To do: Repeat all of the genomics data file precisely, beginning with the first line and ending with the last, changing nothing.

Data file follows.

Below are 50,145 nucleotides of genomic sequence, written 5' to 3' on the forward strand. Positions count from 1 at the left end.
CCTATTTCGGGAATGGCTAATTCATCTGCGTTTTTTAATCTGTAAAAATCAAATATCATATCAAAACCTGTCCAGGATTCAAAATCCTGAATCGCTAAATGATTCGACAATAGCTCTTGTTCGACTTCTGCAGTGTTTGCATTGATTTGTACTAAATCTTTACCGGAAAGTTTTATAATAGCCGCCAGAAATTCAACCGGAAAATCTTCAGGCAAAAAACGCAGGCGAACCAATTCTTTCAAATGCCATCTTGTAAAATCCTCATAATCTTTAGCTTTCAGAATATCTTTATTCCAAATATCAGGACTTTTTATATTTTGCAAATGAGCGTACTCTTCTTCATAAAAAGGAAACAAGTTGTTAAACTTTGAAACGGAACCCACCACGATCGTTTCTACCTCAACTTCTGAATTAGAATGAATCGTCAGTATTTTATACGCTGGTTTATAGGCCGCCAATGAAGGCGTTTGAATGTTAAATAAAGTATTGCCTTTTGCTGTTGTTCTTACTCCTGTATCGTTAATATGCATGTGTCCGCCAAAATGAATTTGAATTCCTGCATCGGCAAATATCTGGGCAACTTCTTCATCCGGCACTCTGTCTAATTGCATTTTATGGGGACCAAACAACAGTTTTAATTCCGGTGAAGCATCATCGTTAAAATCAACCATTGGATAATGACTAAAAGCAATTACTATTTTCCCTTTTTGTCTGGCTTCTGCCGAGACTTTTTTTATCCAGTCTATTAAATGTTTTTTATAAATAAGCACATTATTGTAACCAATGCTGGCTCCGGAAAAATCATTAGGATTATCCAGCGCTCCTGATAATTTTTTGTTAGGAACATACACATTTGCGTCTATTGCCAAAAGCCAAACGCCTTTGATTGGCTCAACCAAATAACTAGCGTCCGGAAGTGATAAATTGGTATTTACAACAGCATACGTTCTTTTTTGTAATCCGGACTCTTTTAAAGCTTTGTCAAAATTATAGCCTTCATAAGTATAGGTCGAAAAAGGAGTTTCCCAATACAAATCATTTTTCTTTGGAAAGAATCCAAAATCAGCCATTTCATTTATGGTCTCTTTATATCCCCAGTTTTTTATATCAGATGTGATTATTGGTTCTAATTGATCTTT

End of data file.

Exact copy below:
Below are 50,145 nucleotides of genomic sequence, written 5' to 3' on the forward strand. Positions count from 1 at the left end.
CCTATTTCGGGAATGGCTAATTCATCTGCGTTTTTTAATCTGTAAAAATCAAATATCATATCAAAACCTGTCCAGGATTCAAAATCCTGAATCGCTAAATGATTCGACAATAGCTCTTGTTCGACTTCTGCAGTGTTTGCATTGATTTGTACTAAATCTTTACCGGAAAGTTTTATAATAGCCGCCAGAAATTCAACCGGAAAATCTTCAGGCAAAAAACGCAGGCGAACCAATTCTTTCAAATGCCATCTTGTAAAATCCTCATAATCTTTAGCTTTCAGAATATCTTTATTCCAAATATCAGGACTTTTTATATTTTGCAAATGAGCGTACTCTTCTTCATAAAAAGGAAACAAGTTGTTAAACTTTGAAACGGAACCCACCACGATCGTTTCTACCTCAACTTCTGAATTAGAATGAATCGTCAGTATTTTATACGCTGGTTTATAGGCCGCCAATGAAGGCGTTTGAATGTTAAATAAAGTATTGCCTTTTGCTGTTGTTCTTACTCCTGTATCGTTAATATGCATGTGTCCGCCAAAATGAATTTGAATTCCTGCATCGGCAAATATCTGGGCAACTTCTTCATCCGGCACTCTGTCTAATTGCATTTTATGGGGACCAAACAACAGTTTTAATTCCGGTGAAGCATCATCGTTAAAATCAACCATTGGATAATGACTAAAAGCAATTACTATTTTCCCTTTTTGTCTGGCTTCTGCCGAGACTTTTTTTATCCAGTCTATTAAATGTTTTTTATAAATAAGCACATTATTGTAACCAATGCTGGCTCCGGAAAAATCATTAGGATTATCCAGCGCTCCTGATAATTTTTTGTTAGGAACATACACATTTGCGTCTATTGCCAAAAGCCAAACGCCTTTGATTGGCTCAACCAAATAACTAGCGTCCGGAAGTGATAAATTGGTATTTACAACAGCATACGTTCTTTTTTGTAATCCGGACTCTTTTAAAGCTTTGTCAAAATTATAGCCTTCATAAGTATAGGTCGAAAAAGGAGTTTCCCAATACAAATCATTTTTCTTTGGAAAGAATCCAAAATCAGCCATTTCATTTATGGTCTCTTTATATCCCCAGTTTTTTATATCAGATGTGATTATTGGTTCTAATTGATCTTT